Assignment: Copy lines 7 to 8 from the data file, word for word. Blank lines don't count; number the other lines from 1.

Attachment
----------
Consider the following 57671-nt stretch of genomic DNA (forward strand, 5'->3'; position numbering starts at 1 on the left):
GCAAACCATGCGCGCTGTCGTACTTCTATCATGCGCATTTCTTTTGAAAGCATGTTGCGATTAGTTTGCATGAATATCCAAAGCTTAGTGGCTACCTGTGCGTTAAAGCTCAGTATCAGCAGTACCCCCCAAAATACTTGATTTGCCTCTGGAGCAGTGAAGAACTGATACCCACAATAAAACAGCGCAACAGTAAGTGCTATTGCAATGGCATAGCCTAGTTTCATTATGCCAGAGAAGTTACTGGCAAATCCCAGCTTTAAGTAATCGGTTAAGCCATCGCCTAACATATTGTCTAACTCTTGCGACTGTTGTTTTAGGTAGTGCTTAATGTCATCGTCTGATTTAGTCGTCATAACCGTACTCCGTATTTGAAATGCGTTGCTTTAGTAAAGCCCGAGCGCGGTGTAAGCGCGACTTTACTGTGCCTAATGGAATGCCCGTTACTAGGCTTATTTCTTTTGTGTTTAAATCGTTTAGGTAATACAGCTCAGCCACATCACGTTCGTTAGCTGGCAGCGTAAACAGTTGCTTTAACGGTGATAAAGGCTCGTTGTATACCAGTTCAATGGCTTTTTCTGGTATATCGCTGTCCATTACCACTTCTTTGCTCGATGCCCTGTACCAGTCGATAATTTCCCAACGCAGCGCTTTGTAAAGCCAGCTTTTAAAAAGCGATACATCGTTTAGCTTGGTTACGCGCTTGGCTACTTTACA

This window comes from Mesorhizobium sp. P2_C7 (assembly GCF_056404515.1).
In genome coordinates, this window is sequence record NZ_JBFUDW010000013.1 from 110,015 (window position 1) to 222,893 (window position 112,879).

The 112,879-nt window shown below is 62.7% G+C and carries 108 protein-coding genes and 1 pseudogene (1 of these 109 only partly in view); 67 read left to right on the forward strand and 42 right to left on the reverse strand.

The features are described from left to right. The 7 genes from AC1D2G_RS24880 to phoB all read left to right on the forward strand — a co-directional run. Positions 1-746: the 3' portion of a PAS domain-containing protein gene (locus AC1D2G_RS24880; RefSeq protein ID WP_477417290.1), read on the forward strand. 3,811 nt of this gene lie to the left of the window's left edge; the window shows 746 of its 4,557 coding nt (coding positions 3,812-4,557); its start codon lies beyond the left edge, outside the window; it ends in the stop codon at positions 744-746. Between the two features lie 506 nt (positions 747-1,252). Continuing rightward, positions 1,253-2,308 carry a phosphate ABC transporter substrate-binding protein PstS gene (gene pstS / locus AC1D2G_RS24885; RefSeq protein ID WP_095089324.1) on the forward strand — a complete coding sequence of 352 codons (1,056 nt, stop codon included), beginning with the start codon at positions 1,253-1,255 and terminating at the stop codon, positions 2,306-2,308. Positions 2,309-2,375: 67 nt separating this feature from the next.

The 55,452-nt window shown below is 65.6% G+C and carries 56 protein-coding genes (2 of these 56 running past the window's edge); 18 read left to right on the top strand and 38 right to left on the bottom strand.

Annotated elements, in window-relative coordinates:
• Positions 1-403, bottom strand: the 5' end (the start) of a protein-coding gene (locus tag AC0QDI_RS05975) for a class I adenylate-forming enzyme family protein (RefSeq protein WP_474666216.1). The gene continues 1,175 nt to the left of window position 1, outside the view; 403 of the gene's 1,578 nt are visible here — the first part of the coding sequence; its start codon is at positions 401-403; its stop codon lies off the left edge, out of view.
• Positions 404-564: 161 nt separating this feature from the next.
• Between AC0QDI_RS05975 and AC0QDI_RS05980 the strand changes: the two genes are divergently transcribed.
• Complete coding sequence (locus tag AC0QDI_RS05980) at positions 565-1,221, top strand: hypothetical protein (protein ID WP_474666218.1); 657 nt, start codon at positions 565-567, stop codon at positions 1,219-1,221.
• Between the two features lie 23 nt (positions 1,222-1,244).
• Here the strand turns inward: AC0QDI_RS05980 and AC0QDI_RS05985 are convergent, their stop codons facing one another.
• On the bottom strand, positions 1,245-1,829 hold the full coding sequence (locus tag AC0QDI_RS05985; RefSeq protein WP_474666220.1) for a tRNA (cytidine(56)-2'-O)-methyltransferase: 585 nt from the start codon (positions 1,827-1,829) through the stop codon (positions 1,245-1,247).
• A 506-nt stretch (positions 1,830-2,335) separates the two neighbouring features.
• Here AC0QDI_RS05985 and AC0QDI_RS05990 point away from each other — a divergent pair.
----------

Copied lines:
The 55,452-nt window shown below is 65.6% G+C and carries 56 protein-coding genes (2 of these 56 running past the window's edge); 18 read left to right on the top strand and 38 right to left on the bottom strand.

Annotated elements, in window-relative coordinates: